Skip to main content
Premium Trial:

Request an Annual Quote

FDA Relaxes Rules for Flu, RSV Molecular Tests During Coronavirus Health Emergency

NEW YORK – The US Food and Drug Administration issued new guidance on Tuesday for molecular diagnostic tests for influenza and respiratory syncytial virus, allowing developers to modify already-cleared tests in certain ways to make flu and RSV tests more widely available while also preserving reagents for SARS-CoV-2 testing.

The FDA said that for the duration of the COVID-19 public health emergency, the agency does not intend to object to the addition of certain transport media types and sample types for previously FDA-cleared molecular flu and RSV tests. Such modifications will not require submission of a 510(k) premarket notification so long as they do not "create undue risk in the light of the public health emergency."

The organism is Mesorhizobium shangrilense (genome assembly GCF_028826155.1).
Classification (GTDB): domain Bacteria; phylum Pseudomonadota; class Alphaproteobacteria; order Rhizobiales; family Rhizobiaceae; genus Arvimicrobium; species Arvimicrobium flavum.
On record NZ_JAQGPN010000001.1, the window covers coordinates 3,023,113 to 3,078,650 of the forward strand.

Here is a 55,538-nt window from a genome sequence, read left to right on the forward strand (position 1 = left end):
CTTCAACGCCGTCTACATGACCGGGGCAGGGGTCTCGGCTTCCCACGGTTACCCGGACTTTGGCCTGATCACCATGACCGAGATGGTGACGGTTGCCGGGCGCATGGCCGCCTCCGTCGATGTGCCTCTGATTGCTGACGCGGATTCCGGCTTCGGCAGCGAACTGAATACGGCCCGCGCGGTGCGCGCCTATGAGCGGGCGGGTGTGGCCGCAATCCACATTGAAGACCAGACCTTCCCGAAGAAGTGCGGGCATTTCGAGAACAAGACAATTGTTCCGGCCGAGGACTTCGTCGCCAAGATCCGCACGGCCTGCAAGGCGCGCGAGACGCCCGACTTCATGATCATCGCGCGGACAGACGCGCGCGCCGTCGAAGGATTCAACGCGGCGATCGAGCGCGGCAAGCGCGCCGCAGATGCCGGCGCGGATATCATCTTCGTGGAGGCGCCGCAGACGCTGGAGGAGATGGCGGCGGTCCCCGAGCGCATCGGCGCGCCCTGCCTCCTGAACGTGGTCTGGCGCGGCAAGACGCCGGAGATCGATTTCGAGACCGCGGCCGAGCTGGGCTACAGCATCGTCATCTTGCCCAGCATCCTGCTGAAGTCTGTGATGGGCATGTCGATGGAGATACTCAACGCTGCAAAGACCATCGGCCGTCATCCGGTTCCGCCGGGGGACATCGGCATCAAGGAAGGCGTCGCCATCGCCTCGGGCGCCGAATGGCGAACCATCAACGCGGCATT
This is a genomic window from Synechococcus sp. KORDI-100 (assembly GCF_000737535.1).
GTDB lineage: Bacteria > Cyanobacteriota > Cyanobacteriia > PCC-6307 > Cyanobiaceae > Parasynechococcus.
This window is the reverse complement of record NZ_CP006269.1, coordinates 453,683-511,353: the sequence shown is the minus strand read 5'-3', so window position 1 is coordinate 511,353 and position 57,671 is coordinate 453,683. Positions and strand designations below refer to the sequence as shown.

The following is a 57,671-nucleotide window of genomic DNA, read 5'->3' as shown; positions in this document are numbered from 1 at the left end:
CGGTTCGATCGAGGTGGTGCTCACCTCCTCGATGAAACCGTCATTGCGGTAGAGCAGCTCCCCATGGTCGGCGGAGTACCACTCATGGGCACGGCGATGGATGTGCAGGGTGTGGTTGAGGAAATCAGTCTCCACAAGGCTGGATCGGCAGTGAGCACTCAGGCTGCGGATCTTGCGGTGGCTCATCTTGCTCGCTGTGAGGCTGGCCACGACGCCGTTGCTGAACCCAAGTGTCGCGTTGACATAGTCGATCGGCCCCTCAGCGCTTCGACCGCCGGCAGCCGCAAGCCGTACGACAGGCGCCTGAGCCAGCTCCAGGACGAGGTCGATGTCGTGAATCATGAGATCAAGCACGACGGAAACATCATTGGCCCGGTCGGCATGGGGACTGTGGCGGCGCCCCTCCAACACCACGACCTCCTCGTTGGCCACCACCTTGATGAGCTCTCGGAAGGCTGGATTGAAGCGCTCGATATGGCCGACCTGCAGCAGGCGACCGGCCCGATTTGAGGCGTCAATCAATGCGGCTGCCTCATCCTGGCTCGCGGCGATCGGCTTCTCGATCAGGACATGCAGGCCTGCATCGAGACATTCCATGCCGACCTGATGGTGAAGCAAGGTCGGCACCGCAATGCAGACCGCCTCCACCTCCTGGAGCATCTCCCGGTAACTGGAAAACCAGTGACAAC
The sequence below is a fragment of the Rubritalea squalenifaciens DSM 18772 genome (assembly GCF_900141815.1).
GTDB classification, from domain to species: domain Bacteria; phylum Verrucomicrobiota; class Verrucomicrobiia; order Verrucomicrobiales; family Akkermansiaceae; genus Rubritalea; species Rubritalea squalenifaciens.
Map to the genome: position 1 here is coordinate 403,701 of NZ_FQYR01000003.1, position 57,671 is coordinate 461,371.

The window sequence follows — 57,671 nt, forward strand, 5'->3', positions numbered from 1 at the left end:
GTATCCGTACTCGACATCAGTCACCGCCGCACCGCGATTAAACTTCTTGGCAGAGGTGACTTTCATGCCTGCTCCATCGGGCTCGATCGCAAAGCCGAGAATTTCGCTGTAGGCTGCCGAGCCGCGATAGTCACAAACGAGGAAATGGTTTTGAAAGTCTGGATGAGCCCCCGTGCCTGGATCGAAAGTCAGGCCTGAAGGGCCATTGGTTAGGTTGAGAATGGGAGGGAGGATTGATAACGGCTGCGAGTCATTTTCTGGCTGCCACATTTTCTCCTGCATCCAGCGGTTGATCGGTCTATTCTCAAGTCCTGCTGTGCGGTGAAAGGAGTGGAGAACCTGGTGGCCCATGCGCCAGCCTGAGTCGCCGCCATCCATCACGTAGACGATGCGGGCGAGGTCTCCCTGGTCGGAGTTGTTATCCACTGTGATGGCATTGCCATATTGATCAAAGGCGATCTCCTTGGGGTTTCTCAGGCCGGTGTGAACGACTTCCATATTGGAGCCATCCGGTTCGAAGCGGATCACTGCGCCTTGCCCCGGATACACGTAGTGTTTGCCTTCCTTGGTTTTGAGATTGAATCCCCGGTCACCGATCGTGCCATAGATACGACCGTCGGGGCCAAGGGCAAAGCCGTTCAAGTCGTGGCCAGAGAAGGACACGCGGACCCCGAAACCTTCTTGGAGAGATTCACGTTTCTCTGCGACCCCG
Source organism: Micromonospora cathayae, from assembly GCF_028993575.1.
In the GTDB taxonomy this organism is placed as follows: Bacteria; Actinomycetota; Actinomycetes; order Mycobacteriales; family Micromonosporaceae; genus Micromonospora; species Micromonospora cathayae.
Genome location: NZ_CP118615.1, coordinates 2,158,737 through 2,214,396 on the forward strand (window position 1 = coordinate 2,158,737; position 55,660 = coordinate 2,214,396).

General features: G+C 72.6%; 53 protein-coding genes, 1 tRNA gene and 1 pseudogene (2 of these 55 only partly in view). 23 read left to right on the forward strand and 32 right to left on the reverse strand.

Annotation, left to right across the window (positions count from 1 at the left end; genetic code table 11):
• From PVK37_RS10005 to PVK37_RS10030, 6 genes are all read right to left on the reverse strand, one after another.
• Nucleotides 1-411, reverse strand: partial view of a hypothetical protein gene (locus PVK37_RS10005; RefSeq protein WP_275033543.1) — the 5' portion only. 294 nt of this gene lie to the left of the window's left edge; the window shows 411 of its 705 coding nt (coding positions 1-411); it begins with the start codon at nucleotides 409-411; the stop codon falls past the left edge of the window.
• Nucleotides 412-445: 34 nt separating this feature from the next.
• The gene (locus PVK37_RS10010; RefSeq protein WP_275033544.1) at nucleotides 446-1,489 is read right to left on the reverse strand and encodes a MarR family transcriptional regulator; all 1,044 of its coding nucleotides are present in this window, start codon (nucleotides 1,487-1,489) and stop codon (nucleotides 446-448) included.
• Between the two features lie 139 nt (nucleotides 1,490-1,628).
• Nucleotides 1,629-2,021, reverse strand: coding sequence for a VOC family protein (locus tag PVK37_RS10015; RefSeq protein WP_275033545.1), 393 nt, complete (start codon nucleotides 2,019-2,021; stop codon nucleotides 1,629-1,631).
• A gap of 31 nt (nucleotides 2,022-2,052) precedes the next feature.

The new guidance specifically advises developers that tests previously indicated for use with samples collected in viral transport media can now be modified to use samples collected in sterile phosphate buffered saline, "including molecular grade PBS and other similar formulations such as Dulbecco's PBS," as well as into sterile normal saline.

The agency will also not object to tests modified to add healthcare provider-collected anterior nares or mid-turbinate specimens, so long as the test is already cleared for use with nasopharyngeal swab samples.

The agency called out specific modifications in the guidance document that it believes would create undue risk. These include adding a transport media other than the ones it identified, adding any other sample type, or adding indications for use with self-collected specimens, over-the-counter use, or in a new patient population relative to the indication in the original FDA-cleared test.

Manufacturers must provide labeling information to help users understand any modifications that have been made, and they must verify and validate test performance.

The policy does not apply to tests and devices for other viruses, antigen-based tests, multiplex respiratory panels, or multiplex molecular tests that include SARS-CoV-2 targets, the agency said.